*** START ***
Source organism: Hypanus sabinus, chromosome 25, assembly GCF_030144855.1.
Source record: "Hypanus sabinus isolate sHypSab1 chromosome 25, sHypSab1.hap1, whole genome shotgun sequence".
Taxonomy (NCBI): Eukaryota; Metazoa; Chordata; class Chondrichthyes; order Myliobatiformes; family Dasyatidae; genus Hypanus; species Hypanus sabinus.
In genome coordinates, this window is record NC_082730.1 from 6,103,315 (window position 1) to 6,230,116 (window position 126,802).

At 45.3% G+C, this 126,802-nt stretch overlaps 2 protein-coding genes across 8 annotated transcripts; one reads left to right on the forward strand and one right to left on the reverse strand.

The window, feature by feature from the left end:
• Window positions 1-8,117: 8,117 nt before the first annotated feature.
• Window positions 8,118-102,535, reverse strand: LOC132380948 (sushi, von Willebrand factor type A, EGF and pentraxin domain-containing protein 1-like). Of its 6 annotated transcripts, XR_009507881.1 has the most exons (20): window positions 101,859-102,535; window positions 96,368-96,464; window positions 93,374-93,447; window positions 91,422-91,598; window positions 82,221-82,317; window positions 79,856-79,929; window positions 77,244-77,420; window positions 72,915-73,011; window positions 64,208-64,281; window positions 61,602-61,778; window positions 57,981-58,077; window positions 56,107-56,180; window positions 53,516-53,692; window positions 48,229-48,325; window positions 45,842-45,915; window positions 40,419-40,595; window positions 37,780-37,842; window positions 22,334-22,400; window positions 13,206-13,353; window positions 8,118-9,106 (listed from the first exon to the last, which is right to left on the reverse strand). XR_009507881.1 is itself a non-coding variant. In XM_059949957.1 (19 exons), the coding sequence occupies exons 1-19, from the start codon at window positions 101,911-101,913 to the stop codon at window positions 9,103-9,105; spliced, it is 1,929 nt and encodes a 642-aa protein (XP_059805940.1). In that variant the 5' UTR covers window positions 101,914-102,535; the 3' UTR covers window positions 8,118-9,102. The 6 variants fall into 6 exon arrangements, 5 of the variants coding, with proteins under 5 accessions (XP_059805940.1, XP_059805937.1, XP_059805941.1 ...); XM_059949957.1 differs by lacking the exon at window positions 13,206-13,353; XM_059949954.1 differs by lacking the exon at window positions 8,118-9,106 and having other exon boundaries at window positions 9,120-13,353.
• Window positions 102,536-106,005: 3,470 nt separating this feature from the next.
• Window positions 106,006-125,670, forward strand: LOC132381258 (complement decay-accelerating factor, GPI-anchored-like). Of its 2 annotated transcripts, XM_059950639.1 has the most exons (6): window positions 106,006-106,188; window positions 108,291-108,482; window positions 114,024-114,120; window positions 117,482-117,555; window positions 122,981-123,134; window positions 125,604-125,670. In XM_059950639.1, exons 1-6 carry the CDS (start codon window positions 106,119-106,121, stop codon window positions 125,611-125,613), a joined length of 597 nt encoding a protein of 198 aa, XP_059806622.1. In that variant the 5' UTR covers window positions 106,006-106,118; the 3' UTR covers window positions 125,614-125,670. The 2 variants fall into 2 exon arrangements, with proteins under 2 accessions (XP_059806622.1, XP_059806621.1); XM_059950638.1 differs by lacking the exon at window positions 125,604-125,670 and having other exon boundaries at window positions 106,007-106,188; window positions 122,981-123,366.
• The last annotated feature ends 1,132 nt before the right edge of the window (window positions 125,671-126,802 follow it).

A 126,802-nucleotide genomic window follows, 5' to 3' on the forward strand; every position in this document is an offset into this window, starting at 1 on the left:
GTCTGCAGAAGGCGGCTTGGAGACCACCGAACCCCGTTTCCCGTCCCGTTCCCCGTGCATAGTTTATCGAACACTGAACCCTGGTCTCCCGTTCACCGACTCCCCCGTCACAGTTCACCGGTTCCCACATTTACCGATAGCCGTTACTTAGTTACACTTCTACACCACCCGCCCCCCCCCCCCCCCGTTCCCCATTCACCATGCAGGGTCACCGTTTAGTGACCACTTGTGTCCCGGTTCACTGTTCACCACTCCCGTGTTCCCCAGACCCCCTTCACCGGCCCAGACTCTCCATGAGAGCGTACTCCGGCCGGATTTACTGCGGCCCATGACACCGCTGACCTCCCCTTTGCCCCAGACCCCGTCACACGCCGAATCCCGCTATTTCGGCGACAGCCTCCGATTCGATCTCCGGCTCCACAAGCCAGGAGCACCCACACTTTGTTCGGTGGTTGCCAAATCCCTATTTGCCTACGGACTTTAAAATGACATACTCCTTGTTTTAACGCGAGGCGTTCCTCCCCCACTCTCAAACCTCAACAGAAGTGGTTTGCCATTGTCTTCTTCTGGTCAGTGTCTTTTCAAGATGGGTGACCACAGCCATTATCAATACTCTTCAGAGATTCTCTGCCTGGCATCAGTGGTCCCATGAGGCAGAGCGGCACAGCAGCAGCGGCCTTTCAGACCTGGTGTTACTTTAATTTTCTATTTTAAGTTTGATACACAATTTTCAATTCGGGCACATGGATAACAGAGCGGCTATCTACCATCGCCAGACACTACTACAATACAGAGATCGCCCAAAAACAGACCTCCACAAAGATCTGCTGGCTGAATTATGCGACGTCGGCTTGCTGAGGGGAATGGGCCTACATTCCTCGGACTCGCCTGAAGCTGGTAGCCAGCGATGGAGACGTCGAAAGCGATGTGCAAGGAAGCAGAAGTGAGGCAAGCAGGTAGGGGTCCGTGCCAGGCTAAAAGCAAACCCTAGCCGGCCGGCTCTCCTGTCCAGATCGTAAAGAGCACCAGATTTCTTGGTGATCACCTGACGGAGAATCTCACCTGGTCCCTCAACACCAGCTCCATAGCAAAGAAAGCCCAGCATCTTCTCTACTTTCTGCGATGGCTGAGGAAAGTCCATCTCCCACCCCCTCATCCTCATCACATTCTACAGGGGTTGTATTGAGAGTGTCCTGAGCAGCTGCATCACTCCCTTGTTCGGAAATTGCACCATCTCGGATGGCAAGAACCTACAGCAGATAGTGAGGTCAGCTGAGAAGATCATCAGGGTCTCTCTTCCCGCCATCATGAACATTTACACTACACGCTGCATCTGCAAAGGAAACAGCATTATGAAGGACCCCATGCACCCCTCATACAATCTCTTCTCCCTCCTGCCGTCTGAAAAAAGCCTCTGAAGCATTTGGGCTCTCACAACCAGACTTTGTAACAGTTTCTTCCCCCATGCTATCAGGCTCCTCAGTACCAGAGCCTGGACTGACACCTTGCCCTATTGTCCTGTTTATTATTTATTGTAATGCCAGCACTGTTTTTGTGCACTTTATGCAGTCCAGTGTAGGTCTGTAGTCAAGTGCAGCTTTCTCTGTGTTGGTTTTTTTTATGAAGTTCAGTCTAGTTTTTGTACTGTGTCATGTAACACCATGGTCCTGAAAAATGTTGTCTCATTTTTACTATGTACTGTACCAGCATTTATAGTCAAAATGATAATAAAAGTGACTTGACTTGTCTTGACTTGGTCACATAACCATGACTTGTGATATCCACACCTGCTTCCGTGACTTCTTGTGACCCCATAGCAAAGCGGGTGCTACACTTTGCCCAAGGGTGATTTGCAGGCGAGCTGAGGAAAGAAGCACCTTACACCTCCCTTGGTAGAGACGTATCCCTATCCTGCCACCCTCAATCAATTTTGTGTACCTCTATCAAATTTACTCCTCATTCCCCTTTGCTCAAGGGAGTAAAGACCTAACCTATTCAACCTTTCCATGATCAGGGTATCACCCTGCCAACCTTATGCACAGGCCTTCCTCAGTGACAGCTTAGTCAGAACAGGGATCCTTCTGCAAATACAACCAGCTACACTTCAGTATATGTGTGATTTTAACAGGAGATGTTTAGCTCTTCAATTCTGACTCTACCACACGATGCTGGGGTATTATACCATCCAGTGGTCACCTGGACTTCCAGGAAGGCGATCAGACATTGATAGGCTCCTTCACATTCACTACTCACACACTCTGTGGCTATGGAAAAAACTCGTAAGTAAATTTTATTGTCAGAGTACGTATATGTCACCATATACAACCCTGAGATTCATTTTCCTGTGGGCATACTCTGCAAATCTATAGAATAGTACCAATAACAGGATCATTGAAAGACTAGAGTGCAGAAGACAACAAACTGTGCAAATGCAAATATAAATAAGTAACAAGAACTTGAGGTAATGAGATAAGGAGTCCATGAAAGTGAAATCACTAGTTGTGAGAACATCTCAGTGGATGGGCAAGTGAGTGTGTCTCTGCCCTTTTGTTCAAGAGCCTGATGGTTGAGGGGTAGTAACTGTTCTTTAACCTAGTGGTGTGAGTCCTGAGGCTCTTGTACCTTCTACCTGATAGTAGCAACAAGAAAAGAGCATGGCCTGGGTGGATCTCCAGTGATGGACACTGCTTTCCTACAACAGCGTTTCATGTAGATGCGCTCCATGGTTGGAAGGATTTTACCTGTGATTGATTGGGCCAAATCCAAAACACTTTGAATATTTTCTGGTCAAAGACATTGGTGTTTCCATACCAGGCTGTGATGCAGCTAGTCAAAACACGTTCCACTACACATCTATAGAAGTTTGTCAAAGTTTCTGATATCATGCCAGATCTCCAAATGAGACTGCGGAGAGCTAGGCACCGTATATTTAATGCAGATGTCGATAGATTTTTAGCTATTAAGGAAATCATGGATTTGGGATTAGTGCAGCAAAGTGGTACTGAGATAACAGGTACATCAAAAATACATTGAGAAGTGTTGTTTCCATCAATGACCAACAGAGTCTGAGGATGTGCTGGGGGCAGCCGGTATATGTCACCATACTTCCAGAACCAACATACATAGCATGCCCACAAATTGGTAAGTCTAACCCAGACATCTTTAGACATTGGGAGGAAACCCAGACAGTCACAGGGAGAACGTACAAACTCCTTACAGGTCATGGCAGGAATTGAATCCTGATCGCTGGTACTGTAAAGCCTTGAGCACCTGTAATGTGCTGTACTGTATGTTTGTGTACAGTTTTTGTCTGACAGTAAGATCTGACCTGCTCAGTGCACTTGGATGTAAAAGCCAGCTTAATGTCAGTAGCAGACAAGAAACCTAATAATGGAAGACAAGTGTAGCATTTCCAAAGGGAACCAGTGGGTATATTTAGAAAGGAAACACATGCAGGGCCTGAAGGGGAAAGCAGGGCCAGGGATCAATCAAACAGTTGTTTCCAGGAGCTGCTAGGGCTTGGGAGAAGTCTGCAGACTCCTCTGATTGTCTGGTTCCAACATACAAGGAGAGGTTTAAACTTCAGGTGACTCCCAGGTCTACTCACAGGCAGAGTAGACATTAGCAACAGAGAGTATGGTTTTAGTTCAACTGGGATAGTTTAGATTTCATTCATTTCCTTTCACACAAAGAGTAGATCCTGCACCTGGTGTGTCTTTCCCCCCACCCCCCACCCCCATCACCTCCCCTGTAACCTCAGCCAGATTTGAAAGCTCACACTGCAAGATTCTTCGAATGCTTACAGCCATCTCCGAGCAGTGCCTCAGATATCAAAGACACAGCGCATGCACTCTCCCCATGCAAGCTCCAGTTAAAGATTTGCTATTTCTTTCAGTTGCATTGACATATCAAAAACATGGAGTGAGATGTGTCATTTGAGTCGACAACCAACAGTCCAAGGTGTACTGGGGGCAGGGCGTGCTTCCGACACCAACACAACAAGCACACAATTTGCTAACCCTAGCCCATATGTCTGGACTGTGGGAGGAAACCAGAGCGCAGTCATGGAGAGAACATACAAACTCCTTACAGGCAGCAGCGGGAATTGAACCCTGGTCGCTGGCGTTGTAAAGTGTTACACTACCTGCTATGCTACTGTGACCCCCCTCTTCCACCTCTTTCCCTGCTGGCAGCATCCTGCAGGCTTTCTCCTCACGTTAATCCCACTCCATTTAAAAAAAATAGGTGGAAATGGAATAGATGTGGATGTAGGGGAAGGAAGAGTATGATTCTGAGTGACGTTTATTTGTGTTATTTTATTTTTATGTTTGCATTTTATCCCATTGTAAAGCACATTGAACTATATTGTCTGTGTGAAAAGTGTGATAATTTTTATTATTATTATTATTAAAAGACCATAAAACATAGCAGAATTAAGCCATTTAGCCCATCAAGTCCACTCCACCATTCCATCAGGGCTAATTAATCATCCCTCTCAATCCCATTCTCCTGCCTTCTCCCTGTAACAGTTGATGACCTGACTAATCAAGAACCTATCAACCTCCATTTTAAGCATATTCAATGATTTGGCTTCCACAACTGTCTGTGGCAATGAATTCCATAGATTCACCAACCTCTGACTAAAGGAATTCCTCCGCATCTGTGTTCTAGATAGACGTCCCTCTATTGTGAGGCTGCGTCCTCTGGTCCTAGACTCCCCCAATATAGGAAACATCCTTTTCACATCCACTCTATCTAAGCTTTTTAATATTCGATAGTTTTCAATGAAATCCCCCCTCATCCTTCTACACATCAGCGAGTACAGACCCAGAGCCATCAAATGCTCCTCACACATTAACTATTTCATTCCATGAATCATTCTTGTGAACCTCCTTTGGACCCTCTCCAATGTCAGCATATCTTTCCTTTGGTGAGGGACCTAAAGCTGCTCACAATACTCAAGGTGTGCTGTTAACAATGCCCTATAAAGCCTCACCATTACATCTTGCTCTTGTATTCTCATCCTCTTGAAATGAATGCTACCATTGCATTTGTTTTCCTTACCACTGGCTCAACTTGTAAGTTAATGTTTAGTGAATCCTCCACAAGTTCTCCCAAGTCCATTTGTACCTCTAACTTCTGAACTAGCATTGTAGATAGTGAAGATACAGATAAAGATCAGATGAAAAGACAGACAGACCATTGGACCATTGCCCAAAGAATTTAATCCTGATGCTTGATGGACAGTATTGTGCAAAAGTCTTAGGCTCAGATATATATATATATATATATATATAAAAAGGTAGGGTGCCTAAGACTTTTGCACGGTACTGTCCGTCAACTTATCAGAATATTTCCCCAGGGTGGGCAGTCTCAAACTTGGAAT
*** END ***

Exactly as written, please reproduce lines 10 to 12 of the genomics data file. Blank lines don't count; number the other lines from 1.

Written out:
• Window positions 106,006-125,670, forward strand: LOC132381258 (complement decay-accelerating factor, GPI-anchored-like). Of its 2 annotated transcripts, XM_059950639.1 has the most exons (6): window positions 106,006-106,188; window positions 108,291-108,482; window positions 114,024-114,120; window positions 117,482-117,555; window positions 122,981-123,134; window positions 125,604-125,670. In XM_059950639.1, exons 1-6 carry the CDS (start codon window positions 106,119-106,121, stop codon window positions 125,611-125,613), a joined length of 597 nt encoding a protein of 198 aa, XP_059806622.1. In that variant the 5' UTR covers window positions 106,006-106,118; the 3' UTR covers window positions 125,614-125,670. The 2 variants fall into 2 exon arrangements, with proteins under 2 accessions (XP_059806622.1, XP_059806621.1); XM_059950638.1 differs by lacking the exon at window positions 125,604-125,670 and having other exon boundaries at window positions 106,007-106,188; window positions 122,981-123,366.
• The last annotated feature ends 1,132 nt before the right edge of the window (window positions 125,671-126,802 follow it).

A 126,802-nucleotide genomic window follows, 5' to 3' on the forward strand; every position in this document is an offset into this window, starting at 1 on the left: